Apocalyptic Thinking in IR

Feb 19, 2011

I do not see the discussions about zombies as a type of new or out-of-the-box thinking. If anything, the discussions of zombies that I have noted so far are completely “in-the-box” thinking, except with a touch of geeky humor, parody, and wit that is usually lacking in the discipline. In fact, the discourse seems to consist mainly of exercises in applying existing theoretical tools to an impossible scenario for pedagogical purposes or to lampoon the generally stale pedagogy of IR theory. From my perspective, the question is not how well or fairly does this exercise treat particular theoretical paradigms, but why this apocalyptic theoretical exercise presents itself at all.

Apocalyptic thinking has been a feature of IR theorizing for over a hundred years.  In fact, I would contend that the zombie fad is at least the fourth wave of apocalyptic thinking.  The four waves are:

  1. Theories of Race War
  2. Theories of Nuclear War and Deterrence
  3. Clash of Civilizations
  4. Zombie Apocalypse

The origins of IR as a discipline, is not in Ancient Greece or Renaissance Italy, but in the US at the dawn of the 20th century. Although the discipline has effectively purged its collective memory, the origins of the discipline were in concerns about race theory, race war, and colonial administration or “racial uplift” theories.  In some cases, these origins have been obscured through rebranding, as when the Journal of Race Development adopted its new name, Foreign Affairs. As Robert Vitalis (2002) has carefully documented, the first generation of American IR theorists expressed alarm over emerging challenges to the principle of White Supremacy. Concerns about “The War of the Color Line” became intense, particularly after the Japanese victory over Russia in 1905.  These concerns, coupled with racialism and outright racism, led to fearful imaginings of yellow, black, and brown hordes invading and overwhelming the white nations (only Europeans were considered to be divided into nations in these early formulations; the rest of the world was grouped by race).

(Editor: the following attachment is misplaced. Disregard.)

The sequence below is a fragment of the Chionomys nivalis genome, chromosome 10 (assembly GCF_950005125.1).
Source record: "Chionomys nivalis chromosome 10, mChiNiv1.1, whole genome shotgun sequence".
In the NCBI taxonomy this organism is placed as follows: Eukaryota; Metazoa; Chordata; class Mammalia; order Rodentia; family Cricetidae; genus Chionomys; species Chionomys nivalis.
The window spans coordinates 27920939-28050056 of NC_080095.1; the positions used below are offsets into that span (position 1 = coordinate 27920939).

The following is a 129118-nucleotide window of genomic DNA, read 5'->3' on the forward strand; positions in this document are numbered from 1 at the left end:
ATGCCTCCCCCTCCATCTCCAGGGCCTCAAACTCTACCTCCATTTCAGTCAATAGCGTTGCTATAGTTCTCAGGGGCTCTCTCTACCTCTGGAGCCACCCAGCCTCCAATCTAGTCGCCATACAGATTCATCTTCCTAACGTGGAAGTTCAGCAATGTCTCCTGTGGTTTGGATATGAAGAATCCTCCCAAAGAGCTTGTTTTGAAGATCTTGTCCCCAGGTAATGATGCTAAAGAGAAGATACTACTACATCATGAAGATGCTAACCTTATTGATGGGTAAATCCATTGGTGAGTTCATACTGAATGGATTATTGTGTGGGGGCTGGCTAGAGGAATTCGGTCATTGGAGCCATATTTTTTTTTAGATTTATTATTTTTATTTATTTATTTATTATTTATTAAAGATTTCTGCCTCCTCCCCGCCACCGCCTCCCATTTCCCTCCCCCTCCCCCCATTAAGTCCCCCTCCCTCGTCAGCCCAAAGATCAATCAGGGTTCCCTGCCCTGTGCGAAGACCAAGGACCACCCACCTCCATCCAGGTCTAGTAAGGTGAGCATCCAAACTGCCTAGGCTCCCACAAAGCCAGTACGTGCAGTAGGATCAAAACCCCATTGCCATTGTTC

The second wave of apocalyptic thinking begins with the end of World War II and the use/accumulation of nuclear weapons. This line of thinking became obsessed with pragmatic theories of deterrence, compellance, etc. While American society added ideological panics to racial panics, the discipline of IR generally moved toward a more sober posture. Although the obsession with horizontal nuclear proliferation remained tinged with racism/paternalism, particularly given the manifest contradiction with neo-Realist theories of deterrence, the overall paradigm was pragmatic and technical. Nevertheless, the field shifted a great deal of attention and resources toward issues of security between superpowers.

[One might add another apocalyptic wave related to over population (e.g. environmental collapse), but these neo-Malthusian concerns have actually been remarkably consistent throughout the 19th and 20th centuries up to the present.]

In the third wave, Samuel Huntington’s “Clash of Civilizations” thesis represented a remarkable (if unconscious) return to and re-statement of the prior alarmist concern with race war, now neatly repackaged as a meta-theory of civilizational war. That such a crude and unsophisticated world view ever made it to publication is astounding and an abiding stain on the discipline. It is not surprising that this theory was thoroughly discredited to the point of ridicule within and outside of the discipline. The real question is why a previously reputable scholar would have formulated such a completely flimsy argument.